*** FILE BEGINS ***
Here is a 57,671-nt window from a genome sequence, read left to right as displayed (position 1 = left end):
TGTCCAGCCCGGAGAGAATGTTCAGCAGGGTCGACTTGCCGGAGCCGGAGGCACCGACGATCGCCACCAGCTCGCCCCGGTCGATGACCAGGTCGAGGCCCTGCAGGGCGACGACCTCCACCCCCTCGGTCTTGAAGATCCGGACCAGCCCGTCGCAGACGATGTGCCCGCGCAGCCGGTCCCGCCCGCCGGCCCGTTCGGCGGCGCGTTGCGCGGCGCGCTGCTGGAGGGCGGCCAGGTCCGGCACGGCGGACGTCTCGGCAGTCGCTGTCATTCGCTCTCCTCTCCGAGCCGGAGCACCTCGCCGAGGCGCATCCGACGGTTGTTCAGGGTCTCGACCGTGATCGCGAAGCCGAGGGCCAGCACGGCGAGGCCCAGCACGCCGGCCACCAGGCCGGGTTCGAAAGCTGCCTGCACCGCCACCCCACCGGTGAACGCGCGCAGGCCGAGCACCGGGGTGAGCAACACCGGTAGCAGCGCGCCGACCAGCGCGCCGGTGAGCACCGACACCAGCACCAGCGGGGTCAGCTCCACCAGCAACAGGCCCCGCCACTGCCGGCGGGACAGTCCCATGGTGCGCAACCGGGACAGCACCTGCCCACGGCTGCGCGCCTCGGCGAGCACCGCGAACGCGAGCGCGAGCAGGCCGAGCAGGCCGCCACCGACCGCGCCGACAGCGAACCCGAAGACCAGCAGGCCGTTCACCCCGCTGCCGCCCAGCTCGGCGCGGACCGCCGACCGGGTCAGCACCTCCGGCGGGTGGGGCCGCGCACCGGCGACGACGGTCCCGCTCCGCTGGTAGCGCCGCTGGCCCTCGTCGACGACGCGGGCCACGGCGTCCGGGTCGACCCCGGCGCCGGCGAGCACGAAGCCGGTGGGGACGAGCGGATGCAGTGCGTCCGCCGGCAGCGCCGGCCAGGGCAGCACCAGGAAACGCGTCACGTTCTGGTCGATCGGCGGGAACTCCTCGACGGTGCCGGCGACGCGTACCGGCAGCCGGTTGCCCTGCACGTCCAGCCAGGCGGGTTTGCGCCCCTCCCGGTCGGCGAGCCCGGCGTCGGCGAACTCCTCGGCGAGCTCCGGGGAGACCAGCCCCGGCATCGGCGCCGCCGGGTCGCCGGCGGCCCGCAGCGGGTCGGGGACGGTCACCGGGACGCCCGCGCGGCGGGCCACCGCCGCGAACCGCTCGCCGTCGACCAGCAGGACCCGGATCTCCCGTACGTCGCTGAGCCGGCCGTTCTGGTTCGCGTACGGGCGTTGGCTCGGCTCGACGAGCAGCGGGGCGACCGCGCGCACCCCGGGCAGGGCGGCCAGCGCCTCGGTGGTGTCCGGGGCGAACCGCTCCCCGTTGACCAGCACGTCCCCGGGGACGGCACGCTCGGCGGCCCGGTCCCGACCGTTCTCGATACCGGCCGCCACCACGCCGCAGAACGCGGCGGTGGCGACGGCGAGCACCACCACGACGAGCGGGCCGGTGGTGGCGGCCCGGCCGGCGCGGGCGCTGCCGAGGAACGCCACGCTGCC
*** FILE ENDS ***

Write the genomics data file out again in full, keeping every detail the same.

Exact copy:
Here is a 57,671-nt window from a genome sequence, read left to right as displayed (position 1 = left end):
TGTCCAGCCCGGAGAGAATGTTCAGCAGGGTCGACTTGCCGGAGCCGGAGGCACCGACGATCGCCACCAGCTCGCCCCGGTCGATGACCAGGTCGAGGCCCTGCAGGGCGACGACCTCCACCCCCTCGGTCTTGAAGATCCGGACCAGCCCGTCGCAGACGATGTGCCCGCGCAGCCGGTCCCGCCCGCCGGCCCGTTCGGCGGCGCGTTGCGCGGCGCGCTGCTGGAGGGCGGCCAGGTCCGGCACGGCGGACGTCTCGGCAGTCGCTGTCATTCGCTCTCCTCTCCGAGCCGGAGCACCTCGCCGAGGCGCATCCGACGGTTGTTCAGGGTCTCGACCGTGATCGCGAAGCCGAGGGCCAGCACGGCGAGGCCCAGCACGCCGGCCACCAGGCCGGGTTCGAAAGCTGCCTGCACCGCCACCCCACCGGTGAACGCGCGCAGGCCGAGCACCGGGGTGAGCAACACCGGTAGCAGCGCGCCGACCAGCGCGCCGGTGAGCACCGACACCAGCACCAGCGGGGTCAGCTCCACCAGCAACAGGCCCCGCCACTGCCGGCGGGACAGTCCCATGGTGCGCAACCGGGACAGCACCTGCCCACGGCTGCGCGCCTCGGCGAGCACCGCGAACGCGAGCGCGAGCAGGCCGAGCAGGCCGCCACCGACCGCGCCGACAGCGAACCCGAAGACCAGCAGGCCGTTCACCCCGCTGCCGCCCAGCTCGGCGCGGACCGCCGACCGGGTCAGCACCTCCGGCGGGTGGGGCCGCGCACCGGCGACGACGGTCCCGCTCCGCTGGTAGCGCCGCTGGCCCTCGTCGACGACGCGGGCCACGGCGTCCGGGTCGACCCCGGCGCCGGCGAGCACGAAGCCGGTGGGGACGAGCGGATGCAGTGCGTCCGCCGGCAGCGCCGGCCAGGGCAGCACCAGGAAACGCGTCACGTTCTGGTCGATCGGCGGGAACTCCTCGACGGTGCCGGCGACGCGTACCGGCAGCCGGTTGCCCTGCACGTCCAGCCAGGCGGGTTTGCGCCCCTCCCGGTCGGCGAGCCCGGCGTCGGCGAACTCCTCGGCGAGCTCCGGGGAGACCAGCCCCGGCATCGGCGCCGCCGGGTCGCCGGCGGCCCGCAGCGGGTCGGGGACGGTCACCGGGACGCCCGCGCGGCGGGCCACCGCCGCGAACCGCTCGCCGTCGACCAGCAGGACCCGGATCTCCCGTACGTCGCTGAGCCGGCCGTTCTGGTTCGCGTACGGGCGTTGGCTCGGCTCGACGAGCAGCGGGGCGACCGCGCGCACCCCGGGCAGGGCGGCCAGCGCCTCGGTGGTGTCCGGGGCGAACCGCTCCCCGTTGACCAGCACGTCCCCGGGGACGGCACGCTCGGCGGCCCGGTCCCGACCGTTCTCGATACCGGCCGCCACCACGCCGCAGAACGCGGCGGTGGCGACGGCGAGCACCACCACGACGAGCGGGCCGGTGGTGGCGGCCCGGCCGGCGCGGGCGCTGCCGAGGAACGCCACGCTGCC